Just next to the Tatami Beach is another must visit: the Sea Turtle Museum of Kumeshima!
Unfortunately they don’t have a website, but it is compact with great information in spite of the relatively small size (ridiculoulsy cheap entry fee of 300 yen!) with TV video show.
The picture above represents a celebrated legend figure welcoming visitors. A bit tacky.

Great corals, but do not forget that picking live ones is prohibited!

This little museum boasts an incredible collection of almost all the shellfish (and some impressive corals9 found around the island!

Live sea turtles (there are three other types, small ones)! But not easy to take on pictures. I should have taken a video!

And it was back on the road!
I doubt that Jack Kerouac would have followed us, even with the help of the local fiery spirits!
Can you guess who is cycling ahead of me?

Now, it took us more than an hour of tough riding on a single-gear rusty bicycle over really nasty slopes to reach Ajimakan for lunch.
Ajimakan has a website in Japanese. it is a place worth the visit for tourists who want to learn local crafts!

Now the full lunch was 100% local! Very healthy! Apart of a little local char siu called rafute, it could have made for a vegetarian meal!

After luch, it was another tough ride up aninterminable slope to reach the Kumeshima Shizen Bunka Centre/Kume Island nature & Culture Park, another comparatively small park lost in the midst of a beautiful park. Another visit though as it is packed in a little space with history and natural information.
The boat above was used until WWII when there were little communications with Okinawa mainland.

A natural model of the island. Sorry, terrible picture. We found a similar one in Yakushima last year. Same artist obviously. Very instructive.

Great corals there, too!

A religious cortege dating back to the Meiji Era.

A collection of funeral ash vessels.

And then it was rolling down the slopes on our way back. easier, but a bit dangerous for my other alf!
Now, this “building” is a typical Okinawan cemetery/funeral crypt, completely different from those found in the main Japanese islands!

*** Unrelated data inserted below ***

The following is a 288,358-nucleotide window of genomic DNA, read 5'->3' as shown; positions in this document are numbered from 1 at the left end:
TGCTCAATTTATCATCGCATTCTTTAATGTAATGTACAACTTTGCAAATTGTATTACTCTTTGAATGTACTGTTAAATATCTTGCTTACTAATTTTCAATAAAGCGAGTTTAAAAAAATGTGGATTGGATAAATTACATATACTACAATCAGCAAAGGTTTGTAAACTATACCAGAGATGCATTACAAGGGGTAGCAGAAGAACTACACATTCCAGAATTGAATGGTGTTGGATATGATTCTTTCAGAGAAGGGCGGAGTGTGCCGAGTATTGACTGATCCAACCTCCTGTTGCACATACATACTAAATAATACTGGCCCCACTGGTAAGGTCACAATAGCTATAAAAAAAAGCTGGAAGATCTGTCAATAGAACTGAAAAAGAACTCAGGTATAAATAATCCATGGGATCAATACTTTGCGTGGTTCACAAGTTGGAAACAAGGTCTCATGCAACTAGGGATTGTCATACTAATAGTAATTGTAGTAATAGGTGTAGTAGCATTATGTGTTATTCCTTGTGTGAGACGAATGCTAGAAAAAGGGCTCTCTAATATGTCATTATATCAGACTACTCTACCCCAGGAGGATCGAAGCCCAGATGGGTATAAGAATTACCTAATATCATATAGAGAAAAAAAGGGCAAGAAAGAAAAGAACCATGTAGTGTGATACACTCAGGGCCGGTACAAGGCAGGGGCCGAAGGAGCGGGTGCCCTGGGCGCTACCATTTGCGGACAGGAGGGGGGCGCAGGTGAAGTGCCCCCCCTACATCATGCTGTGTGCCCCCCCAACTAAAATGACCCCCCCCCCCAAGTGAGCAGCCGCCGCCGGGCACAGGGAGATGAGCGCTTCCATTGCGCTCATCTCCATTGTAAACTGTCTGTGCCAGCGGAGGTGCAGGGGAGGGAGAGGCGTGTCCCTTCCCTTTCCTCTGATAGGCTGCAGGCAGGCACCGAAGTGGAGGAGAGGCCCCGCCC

The great thing abou cyacling you can double back to take a picture of still well-preserved old tradtional Okinawan houses.

One of my favourite “shiisa” at the entrance of a house whose roof is also guarded by a lion!

With some time to spare and legs in need of relaxation, we visited another local supermarket to check on the local food. These are goya!

This gourd (not a good pic, sorry!) was longer than my whole forearm (and a lot thiscker!)!

Local red-fleshed satsuma imo/sweet potatoes.

Local fish: no name, but ridiculously cheap price!

The Okinawan char siu, or rafute. Delicious and so cheap! Oknawan markedly eat more meat than the average Japanese.

The local ham, another beauty!

Sushi meals. Not so local, mind you!

Maki sushi. Not so local, either, but this is a cheap supermarket!

The local spirit, awamori.
Our taxi driver last night told us that the local policemen are very lenient, except on drunken driving!

And then it was back to the hotel and a somewhat light dinner.
Great sunsets to be expexted in this very dry part of Japan!

This time we were prepared to go outside for more food (and drinks) as we knew beforehand than the fare at the hotel would not suffice.
We chose to enter this very local izakaya called Takaya.
The service was disappointing, but the food was worth the try!

Albacore tuna and cuttlefish/squid for sashimi. Eminently eatable!

The local set of kakiage tempura was also a good morsel and i had the merit to be very local.